International taxes on your print-on-demand business
Starting your own print-on-demand business is an attractive scheme for a startup, combining creativity and marketability. But it can be difficult for a newcomer to figure out some of the financial issues, such as paying taxes. It’s getting difficult if your business goes beyond one country and involves dropshipping products. Here we’ll touch on the topic of paying sales tax for US and European countries.
Sales Tax for the US
Under American local laws, sales tax is paid on every sale. It is easy to understand. A certain amount is put in the price of the goods to be refunded to the budget. For a long time, this was a convenient way of financial control. But with the development of online commerce, some difficulties have arisen. Previously, sales tax was levied if there was a nexus (physical presence of the seller in the state). It could be a store, a warehouse, an authorized branch, or, eventually, a single employee to represent a company. It means any physical facility located within the state.
But as of 2018, a decision was made to expand the concept of nexus, which required online sellers to pay taxes to the state based on the economic presence (conducting transactions with residents and using a courier delivery service located there).
And the most complicated part: not only the sales tax rate is different for each of the 11,000 tax jurisdictions, but the tax itself must be paid when different conditions occur. For example, when the number of transactions made or the total amount of your revenue reaches a certain threshold. Or both conditions must be met at the same time. This topic is so complex that some marketplaces (Amazon, eBay, Etsy), either on their initiative or due to new laws, have developed tools to collect sales taxes on their own. However, it has not worked everywhere so far.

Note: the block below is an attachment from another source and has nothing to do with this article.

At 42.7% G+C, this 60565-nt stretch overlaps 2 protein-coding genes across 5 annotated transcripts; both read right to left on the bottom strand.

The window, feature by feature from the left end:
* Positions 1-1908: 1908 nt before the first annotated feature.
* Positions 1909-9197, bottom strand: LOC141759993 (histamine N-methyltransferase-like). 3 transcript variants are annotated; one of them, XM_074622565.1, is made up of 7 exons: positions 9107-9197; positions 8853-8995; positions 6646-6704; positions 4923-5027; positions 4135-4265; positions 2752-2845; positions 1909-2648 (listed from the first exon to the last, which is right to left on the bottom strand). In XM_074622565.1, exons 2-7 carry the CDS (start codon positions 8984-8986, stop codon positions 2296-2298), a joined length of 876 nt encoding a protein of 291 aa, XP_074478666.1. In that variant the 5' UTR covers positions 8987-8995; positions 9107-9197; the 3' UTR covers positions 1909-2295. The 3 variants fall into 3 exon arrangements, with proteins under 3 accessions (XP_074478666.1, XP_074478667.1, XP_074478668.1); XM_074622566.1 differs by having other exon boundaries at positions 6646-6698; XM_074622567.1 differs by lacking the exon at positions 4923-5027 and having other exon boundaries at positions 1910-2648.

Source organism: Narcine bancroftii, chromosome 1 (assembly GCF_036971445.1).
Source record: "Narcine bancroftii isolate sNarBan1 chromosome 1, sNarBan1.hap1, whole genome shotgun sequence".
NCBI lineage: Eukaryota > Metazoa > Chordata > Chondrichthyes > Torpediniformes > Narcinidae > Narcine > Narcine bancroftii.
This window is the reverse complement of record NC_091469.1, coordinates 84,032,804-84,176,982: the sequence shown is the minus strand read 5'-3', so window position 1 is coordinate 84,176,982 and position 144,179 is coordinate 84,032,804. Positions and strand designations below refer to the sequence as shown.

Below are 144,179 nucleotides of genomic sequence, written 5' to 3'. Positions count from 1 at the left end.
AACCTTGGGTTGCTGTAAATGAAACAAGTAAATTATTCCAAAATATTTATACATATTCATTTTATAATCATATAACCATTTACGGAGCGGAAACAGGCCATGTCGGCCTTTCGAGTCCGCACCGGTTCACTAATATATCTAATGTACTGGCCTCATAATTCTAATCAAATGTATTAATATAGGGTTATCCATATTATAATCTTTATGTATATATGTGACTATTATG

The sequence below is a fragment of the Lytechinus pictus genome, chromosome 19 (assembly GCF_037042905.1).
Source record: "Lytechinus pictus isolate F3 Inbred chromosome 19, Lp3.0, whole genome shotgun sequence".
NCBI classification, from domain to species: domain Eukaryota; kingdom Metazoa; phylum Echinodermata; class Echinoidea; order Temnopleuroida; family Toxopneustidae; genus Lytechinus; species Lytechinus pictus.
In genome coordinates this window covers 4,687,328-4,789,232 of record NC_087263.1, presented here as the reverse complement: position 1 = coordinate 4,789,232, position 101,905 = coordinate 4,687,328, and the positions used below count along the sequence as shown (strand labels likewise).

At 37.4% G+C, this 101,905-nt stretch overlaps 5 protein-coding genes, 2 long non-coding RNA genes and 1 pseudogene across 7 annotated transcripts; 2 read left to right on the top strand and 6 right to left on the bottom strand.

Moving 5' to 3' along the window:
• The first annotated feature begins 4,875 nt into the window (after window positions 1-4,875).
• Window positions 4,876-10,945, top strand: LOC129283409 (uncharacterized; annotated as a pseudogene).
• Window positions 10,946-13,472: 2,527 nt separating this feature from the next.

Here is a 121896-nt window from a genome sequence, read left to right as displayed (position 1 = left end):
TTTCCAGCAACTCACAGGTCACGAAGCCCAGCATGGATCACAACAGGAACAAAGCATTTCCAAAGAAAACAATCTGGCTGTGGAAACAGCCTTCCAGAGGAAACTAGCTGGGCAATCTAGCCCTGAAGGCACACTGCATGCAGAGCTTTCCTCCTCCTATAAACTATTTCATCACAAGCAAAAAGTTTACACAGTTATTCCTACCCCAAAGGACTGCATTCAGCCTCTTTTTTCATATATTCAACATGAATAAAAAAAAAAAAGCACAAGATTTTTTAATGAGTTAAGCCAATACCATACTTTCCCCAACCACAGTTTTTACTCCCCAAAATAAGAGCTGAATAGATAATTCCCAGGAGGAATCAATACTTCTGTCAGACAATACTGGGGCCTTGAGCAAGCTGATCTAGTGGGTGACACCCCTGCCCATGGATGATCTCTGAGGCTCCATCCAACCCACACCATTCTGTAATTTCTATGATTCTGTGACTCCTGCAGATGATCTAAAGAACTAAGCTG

VAT for EU / UK
There is a concept of value-added tax (VAT or goods and services tax, GST in some countries) in Europe. It differs from the sales tax with its amount is charged at all stages of the life cycle of a product: creation, transportation, and sale. The payment of this tax has many nuances. They are from registering the business at an address in the country to taxing the international shipment of goods. For example, direct shipping to the UK is subject to VAT, which depends on the value of the goods. After the country’s exit from the EU, British tax law has changed: an individual with an annual turnover of less than £85,000 nowadays is exempt from tax. And above that amount, registration as a VAT payer will be required. In short, to understand all the nuances, it is better to consult a tax professional.
Sales Tax Procedures for POD Business Owners
- Find out the tax rates and rules for opening accounts in the country or region where you’ll be shipping products:
- If you’re going to work with print-on-demand platforms like Printful, get a resale certificate;
- Learn the rules for collecting and calculating taxes in the operation of dropshipping POD companies like Printify, Printful, etc.
- Get advice from a specialist at the marketplace where you sell your products on setting up tax payments.
- Monitor tax due dates carefully and keep track of changes in tax laws.
Despite a lot of confusing details regarding taxation, the print-on-demand business, especially when dealing with dropshippers, is quite profitable. With a thorough understanding of the country’s trade rules, the e-commerce platform, and the print-on-demand service provider, the seller can avoid some problems of managing sales tax and VAT with print-on-demand business.
Review International taxes on your print-on-demand business (Sales Tax and VAT).